GRBL is an open source G-Code interpreter, it is to CNC machines as Marlin firmware is to 3D printers. You can find it here:

Once you have GRBL on your Arduino, you can mount it into the case. BUT before you do that, you need to remove the old parallel port driver board. Don't throw it out, there are likely some awesome electronics components you can salvage from it. You've already undid the wires so this shouldn't be too hard.

I had to mount my Arduino board first with a couple of screws (into the screw bosses from the old board) before attaching the CNC Shield.

Step 4: CNC Shield Physical Settings

The CNC Shield has spots for 4 driver chips. It accepts the A4988 or the DRV8825, the later being more powerful and able to accept up to 36volts and 1/32 microstepping.

I only had A4988 available, so I went with those.

Before installing the driver chips, you have to decide how many micro steps you want to have your machine run at. Rule of thumb is, the more micro steps, the smoother the motions, but lower the torque. Vice versa, the less micro steps, the more torque the stepper motors have.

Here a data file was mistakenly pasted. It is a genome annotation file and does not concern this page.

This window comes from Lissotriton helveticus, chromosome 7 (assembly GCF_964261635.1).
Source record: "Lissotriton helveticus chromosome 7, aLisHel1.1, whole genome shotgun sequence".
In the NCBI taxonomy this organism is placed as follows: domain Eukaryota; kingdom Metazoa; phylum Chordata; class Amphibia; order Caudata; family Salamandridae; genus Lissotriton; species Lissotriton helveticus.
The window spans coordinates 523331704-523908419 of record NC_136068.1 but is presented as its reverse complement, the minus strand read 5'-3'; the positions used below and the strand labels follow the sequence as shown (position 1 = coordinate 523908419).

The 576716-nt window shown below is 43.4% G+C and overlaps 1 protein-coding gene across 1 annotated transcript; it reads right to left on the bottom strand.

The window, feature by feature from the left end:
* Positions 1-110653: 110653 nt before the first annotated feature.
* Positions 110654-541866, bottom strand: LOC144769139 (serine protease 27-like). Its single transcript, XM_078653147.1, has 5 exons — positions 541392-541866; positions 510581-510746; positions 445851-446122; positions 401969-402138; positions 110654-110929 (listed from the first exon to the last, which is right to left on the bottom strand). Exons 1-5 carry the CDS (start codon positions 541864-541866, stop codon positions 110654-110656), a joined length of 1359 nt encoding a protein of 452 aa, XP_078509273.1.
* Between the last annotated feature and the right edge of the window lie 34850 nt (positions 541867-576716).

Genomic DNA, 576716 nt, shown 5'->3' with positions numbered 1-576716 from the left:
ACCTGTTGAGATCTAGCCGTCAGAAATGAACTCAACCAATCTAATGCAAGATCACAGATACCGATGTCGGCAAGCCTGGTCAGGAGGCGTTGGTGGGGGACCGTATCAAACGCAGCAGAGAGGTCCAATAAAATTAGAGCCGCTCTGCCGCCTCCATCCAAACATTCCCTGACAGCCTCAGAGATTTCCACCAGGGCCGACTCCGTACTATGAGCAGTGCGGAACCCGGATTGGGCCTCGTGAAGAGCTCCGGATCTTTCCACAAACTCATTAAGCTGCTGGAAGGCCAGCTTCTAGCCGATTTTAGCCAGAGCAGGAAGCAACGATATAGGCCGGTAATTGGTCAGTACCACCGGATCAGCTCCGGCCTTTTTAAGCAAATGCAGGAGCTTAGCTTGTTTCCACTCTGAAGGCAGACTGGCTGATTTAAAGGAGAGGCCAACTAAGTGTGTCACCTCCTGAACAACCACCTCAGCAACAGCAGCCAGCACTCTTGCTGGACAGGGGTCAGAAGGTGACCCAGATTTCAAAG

You have to use jumpers to set how many micro steps, I wanted 1/8 microsteps, which I believe is a good compromise between smooth motion and torque.

To find out how to set this up:

CNC Shield NOTE: I have a clone of the CNC Shield V3, so my jumper settings differed from those advertised on the Protoneer blog. This could be an anomaly, or it could be a wide spread board mistake.

NOTE: when installing the driver chips, make sure they are installed in the correct orientation. You can see on the board where the pins for the stepper motors and on the drivers chips you will see which set of pins need to be going towards the pins. Alternative, you can just look at the many many pictures of the CNC Shield online.

Step 5: Solder Stepper Motor Leads you've removed the XYZ cables from the old driver board, the Arduino and stuff is you need to interface the old with the new.

The XYZ cables will need Dupont female connectors to connect to the CNC Shield. You can do this a few ways, the easiest way was to make up a female connector with leads that you can solder the old cables to. The cables will already be colour coded into pairs so try and keep them in the same orientation. It will be RED/RED and BLACK/BLACK, not Black/Red, Black/Red. Conventional electronics wisdom says so but this time its not.

Stepper motors work 2 pairs of leads, this dictates the direction they push when a current is put through, if you find that the direction is reversed when you fire up the machine and jog around, its a simple matter of taking that axis lead on the board and turn it 180 degrees.